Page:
This is a picture of Tom Brady as he was preparing to be selected in the 2000 NFL draft.
I want you to look closely at this picture.
Brady was picked in the 6th round. He was picked #199 by the New England Patriots out of a total of 256 possible picks drafted that year. It was obvious that nobody, including the Patriots, had high expectations for Brady.
Then, in what turned out to be the biggest ROI in the history of NFL draft choices, Brady went on to lead the Patriots to seven Super Bowl appearances, the most of any player in the history of the game.
Vision or Dumb Luck?
What lesson did the Patriots take away from this draft selection?
One option would have been to pride themselves on their ability to see the potential in a player when no-one else did. That certainly would have made for the kind of larger than life story people would have told and retold in best-selling business books.
But that’s not the lesson they took away from this experience. Instead, Scott Pioli, the Patriot’s Vice President of Personnel at the time, chose to put a picture of Dave Stachelski on his desk.
Ever heard of Dave Stachelski? Probably not.
He was the guy the Patriots picked in the 5th round, right before Tom Brady.
Scott Pioli sat his picture on his desk as a reminder to himself and his entire organization – not that they had picked a winner – but that they had blown it.
They almost missed picking Brady, and Stachelski didn’t even make the team after all the cuts were made.
Their pick of Brady wasn’t the result of vision, but dumb luck.
Most important, the Patriots knew this.
They didn’t fool themselves into thinking the opposite had occurred.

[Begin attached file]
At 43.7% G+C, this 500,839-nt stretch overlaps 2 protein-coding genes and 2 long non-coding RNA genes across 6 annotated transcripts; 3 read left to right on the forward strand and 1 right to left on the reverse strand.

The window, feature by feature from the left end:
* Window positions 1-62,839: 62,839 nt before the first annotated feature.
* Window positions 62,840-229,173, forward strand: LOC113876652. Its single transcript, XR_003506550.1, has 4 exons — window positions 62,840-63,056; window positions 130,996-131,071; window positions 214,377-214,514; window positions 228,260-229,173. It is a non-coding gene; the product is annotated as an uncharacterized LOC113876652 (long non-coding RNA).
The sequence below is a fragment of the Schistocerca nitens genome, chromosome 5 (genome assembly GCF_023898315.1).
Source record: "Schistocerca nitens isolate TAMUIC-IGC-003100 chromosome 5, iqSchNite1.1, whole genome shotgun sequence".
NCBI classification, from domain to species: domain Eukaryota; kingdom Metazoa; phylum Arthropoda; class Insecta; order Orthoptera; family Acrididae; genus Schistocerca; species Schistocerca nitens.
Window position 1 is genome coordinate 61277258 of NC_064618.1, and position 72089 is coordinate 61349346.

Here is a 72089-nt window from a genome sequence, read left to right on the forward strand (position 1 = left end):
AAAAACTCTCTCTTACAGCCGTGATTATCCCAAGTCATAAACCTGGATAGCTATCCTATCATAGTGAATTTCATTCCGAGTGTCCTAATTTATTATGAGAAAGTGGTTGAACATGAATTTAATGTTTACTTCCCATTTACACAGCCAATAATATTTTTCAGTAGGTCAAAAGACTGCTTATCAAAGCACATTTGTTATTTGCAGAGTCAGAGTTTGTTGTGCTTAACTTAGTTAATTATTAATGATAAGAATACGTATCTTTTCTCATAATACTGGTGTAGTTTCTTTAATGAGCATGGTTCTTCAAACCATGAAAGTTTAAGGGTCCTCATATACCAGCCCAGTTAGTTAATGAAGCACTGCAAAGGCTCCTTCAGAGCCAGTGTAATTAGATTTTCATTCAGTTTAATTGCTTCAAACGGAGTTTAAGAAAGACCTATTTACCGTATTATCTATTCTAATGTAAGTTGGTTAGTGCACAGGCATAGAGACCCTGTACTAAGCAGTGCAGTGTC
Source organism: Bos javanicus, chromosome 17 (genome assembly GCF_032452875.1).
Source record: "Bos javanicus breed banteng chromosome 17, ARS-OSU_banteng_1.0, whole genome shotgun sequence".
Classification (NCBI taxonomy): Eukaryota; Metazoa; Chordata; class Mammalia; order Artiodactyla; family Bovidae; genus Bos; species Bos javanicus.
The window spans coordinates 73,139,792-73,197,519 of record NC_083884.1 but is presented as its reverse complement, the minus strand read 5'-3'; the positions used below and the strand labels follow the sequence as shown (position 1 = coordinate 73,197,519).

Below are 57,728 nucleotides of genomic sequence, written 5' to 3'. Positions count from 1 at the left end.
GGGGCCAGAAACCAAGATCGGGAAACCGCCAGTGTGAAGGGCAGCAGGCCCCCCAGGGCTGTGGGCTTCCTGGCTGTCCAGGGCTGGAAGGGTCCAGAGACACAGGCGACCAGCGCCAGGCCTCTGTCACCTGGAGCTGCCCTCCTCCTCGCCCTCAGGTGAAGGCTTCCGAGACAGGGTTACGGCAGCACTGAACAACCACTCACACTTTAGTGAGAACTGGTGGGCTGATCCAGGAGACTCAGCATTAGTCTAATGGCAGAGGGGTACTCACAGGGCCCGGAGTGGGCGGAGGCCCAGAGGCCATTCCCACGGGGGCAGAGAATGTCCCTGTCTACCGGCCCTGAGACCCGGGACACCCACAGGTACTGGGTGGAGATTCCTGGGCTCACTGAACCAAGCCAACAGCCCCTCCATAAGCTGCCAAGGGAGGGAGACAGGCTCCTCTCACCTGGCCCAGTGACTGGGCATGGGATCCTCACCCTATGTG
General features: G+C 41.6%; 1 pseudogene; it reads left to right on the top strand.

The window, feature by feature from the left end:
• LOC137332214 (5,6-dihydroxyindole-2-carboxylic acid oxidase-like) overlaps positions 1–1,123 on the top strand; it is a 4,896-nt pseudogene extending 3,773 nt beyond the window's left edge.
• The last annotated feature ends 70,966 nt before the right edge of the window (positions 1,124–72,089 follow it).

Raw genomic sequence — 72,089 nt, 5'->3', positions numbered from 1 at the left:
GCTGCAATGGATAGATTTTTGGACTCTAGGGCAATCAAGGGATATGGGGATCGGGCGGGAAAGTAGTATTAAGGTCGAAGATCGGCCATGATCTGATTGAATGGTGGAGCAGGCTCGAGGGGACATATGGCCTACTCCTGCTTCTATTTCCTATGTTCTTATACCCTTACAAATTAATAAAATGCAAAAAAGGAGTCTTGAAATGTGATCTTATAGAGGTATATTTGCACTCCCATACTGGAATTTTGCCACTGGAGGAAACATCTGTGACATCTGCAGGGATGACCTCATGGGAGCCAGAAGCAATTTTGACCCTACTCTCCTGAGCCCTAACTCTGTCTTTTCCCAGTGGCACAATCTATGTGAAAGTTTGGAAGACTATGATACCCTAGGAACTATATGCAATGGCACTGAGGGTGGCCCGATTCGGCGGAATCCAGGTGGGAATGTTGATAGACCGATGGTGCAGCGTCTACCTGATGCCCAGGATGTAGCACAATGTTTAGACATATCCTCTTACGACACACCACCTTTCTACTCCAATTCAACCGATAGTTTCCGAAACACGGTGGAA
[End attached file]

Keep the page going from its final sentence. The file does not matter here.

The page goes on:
The Lie We Tell Ourselves
Theoretical physicist Richard Feynman said, “The first principle is that you must not fool yourself – and you are the easiest person to fool.”
This is especially true for Senior Pastors of churches.
One of my favorite living writers is biographer David Maraniss. Upon telling the stories of some of the most important and famous figures in history, he said something that has always struck me.
Maraniss wrote, “Myth becomes myth not in the living but in the retelling.”
In other words, when one looks backward there is a tendency to make things a little simpler, a little cleaner, a bit more coherent and intentional than the way things transpired when they first occurred.
This is a tendency Senior Pastors are all too familiar with.
Most of the time we have no idea what we’re doing.
We succeed in spite of ourselves.
We stumble along in the dark, discharging the duties of our ministry.
We make choices.
Some work out.
The absolute vast majority do not.
But this doesn’t keep us from taking credit for the good decisions we blindly stumbled upon.
We picked that staff member that has performed so well.
We were the ones who came up with that idea.
We were the ones who led our churches in this, and this, and this.
The problem, as Tobias Wolff noticed, is when we retell our stories to ourselves, “It all gets cobbled together later, more or less sincerely, and after the stories have been repeated they put on their badge of memory and block all other routes of exploration.”
Over time we tell ourselves that we’re a whole lot better than we actually are.
We forget all the Dave Stachelski’s we picked.
The lie we tell ourselves is that we’re anything other than the chief of sinners, thoroughly broken, utterly useless outside of the wondrous grace of a God that chooses to use us.